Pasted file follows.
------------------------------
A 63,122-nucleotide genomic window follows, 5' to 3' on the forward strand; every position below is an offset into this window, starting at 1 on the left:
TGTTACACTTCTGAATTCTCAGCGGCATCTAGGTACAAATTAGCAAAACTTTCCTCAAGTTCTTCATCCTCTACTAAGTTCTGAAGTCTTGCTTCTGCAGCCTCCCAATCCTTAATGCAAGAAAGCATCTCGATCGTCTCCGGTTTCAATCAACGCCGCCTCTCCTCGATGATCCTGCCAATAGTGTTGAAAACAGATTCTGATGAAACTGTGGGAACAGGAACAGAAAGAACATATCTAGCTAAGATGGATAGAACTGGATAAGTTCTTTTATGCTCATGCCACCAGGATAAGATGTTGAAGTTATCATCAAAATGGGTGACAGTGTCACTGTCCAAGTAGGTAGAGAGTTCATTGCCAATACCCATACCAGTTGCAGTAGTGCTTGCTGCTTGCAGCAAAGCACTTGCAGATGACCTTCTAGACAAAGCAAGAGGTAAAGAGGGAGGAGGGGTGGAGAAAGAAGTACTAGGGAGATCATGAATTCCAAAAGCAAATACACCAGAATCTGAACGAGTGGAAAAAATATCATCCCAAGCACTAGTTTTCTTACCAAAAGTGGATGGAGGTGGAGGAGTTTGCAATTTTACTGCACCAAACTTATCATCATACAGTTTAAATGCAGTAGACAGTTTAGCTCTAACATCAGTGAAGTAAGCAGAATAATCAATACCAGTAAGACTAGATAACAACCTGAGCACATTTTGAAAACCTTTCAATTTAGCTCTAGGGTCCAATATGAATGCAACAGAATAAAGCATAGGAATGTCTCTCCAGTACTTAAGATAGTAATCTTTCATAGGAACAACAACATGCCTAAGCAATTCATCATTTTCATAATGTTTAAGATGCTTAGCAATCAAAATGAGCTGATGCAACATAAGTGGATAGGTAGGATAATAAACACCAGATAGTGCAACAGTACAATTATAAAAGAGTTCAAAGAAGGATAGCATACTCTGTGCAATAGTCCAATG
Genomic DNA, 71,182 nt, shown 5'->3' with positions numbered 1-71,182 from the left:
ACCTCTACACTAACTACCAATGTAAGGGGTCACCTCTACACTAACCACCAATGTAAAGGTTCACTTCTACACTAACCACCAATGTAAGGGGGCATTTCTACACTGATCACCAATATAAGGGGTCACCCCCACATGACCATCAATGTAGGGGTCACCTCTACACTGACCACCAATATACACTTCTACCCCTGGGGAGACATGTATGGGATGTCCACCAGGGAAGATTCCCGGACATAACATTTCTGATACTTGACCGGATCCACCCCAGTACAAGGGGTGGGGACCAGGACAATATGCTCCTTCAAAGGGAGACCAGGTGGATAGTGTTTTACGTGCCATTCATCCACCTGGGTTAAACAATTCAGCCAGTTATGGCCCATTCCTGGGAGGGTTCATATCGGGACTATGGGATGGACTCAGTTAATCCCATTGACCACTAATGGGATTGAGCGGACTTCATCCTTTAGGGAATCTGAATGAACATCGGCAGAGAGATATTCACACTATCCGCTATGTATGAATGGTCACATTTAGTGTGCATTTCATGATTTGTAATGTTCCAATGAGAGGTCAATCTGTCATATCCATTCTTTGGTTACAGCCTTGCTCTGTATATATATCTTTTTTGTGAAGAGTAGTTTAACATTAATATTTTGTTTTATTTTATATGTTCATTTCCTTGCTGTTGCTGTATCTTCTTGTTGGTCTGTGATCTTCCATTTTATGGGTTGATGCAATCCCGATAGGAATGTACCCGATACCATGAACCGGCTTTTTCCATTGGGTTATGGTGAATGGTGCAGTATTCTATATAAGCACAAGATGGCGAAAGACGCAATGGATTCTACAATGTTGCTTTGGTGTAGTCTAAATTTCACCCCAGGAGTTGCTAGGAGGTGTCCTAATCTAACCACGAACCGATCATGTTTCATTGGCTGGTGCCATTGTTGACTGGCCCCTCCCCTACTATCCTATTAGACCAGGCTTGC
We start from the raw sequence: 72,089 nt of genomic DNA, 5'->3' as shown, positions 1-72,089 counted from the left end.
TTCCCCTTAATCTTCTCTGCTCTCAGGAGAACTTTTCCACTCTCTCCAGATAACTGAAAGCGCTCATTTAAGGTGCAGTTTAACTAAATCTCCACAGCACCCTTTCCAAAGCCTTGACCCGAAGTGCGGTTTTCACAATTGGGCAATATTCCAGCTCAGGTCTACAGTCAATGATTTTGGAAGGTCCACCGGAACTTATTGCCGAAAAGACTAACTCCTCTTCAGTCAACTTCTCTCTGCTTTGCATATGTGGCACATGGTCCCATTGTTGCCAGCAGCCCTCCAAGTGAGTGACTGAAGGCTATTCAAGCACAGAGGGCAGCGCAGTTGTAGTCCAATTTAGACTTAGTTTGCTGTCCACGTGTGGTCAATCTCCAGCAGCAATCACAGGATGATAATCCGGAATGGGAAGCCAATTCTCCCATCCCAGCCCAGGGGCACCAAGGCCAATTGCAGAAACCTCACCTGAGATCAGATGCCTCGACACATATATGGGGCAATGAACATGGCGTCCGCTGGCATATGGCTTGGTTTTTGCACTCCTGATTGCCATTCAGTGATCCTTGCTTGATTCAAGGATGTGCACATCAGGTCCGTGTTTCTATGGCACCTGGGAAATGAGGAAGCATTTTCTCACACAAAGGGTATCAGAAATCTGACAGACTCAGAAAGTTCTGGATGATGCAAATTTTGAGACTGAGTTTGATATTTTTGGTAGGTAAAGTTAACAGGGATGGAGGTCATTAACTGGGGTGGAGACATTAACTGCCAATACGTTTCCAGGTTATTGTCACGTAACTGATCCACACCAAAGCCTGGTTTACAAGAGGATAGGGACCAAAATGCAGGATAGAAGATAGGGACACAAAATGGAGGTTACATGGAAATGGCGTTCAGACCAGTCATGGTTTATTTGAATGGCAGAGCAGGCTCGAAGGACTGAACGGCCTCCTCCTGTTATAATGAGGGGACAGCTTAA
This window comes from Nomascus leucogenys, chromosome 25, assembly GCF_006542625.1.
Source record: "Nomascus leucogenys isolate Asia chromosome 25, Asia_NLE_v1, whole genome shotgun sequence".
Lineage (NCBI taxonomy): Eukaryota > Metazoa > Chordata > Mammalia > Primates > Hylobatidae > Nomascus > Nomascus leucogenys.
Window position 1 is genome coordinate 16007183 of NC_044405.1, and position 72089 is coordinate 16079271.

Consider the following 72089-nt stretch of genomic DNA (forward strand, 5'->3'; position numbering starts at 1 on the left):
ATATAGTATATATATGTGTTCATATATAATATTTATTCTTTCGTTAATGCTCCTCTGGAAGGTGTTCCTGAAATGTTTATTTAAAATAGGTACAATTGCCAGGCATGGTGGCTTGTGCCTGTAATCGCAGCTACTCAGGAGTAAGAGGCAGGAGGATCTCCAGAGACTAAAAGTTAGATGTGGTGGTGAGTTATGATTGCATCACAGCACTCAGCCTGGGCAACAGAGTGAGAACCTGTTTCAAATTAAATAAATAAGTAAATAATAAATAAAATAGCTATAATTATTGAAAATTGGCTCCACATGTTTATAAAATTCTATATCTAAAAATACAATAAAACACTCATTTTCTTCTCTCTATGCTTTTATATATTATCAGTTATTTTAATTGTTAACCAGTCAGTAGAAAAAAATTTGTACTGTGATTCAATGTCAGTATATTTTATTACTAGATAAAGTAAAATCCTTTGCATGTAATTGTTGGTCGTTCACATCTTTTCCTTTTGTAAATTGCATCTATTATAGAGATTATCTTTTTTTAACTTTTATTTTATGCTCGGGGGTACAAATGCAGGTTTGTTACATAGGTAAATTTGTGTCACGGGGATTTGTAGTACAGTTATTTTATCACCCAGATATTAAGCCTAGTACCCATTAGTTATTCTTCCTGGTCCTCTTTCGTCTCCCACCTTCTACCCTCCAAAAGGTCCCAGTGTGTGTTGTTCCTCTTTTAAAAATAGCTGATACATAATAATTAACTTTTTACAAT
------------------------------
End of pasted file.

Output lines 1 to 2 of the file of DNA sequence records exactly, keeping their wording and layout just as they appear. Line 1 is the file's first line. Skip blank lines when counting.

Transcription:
A 63,122-nucleotide genomic window follows, 5' to 3' on the forward strand; every position below is an offset into this window, starting at 1 on the left:
TGTTACACTTCTGAATTCTCAGCGGCATCTAGGTACAAATTAGCAAAACTTTCCTCAAGTTCTTCATCCTCTACTAAGTTCTGAAGTCTTGCTTCTGCAGCCTCCCAATCCTTAATGCAAGAAAGCATCTCGATCGTCTCCGGTTTCAATCAACGCCGCCTCTCCTCGATGATCCTGCCAATAGTGTTGAAAACAGATTCTGATGAAACTGTGGGAACAGGAACAGAAAGAACATATCTAGCTAAGATGGATAGAACTGGATAAGTTCTTTTATGCTCATGCCACCAGGATAAGATGTTGAAGTTATCATCAAAATGGGTGACAGTGTCACTGTCCAAGTAGGTAGAGAGTTCATTGCCAATACCCATACCAGTTGCAGTAGTGCTTGCTGCTTGCAGCAAAGCACTTGCAGATGACCTTCTAGACAAAGCAAGAGGTAAAGAGGGAGGAGGGGTGGAGAAAGAAGTACTAGGGAGATCATGAATTCCAAAAGCAAATACACCAGAATCTGAACGAGTGGAAAAAATATCATCCCAAGCACTAGTTTTCTTACCAAAAGTGGATGGAGGTGGAGGAGTTTGCAATTTTACTGCACCAAACTTATCATCATACAGTTTAAATGCAGTAGACAGTTTAGCTCTAACATCAGTGAAGTAAGCAGAATAATCAATACCAGTAAGACTAGATAACAACCTGAGCACATTTTGAAAACCTTTCAATTTAGCTCTAGGGTCCAATATGAATGCAACAGAATAAAGCATAGGAATGTCTCTCCAGTACTTAAGATAGTAATCTTTCATAGGAACAACAACATGCCTAAGCAATTCATCATTTTCATAATGTTTAAGATGCTTAGCAATCAAAATGAGCTGATGCAACATAAGTGGATAGGTAGGATAATAAACACCAGATAGTGCAACAGTACAATTATAAAAGAGTTCAAAGAAGGATAGCATACTCTGTGCAATAGTCCAATG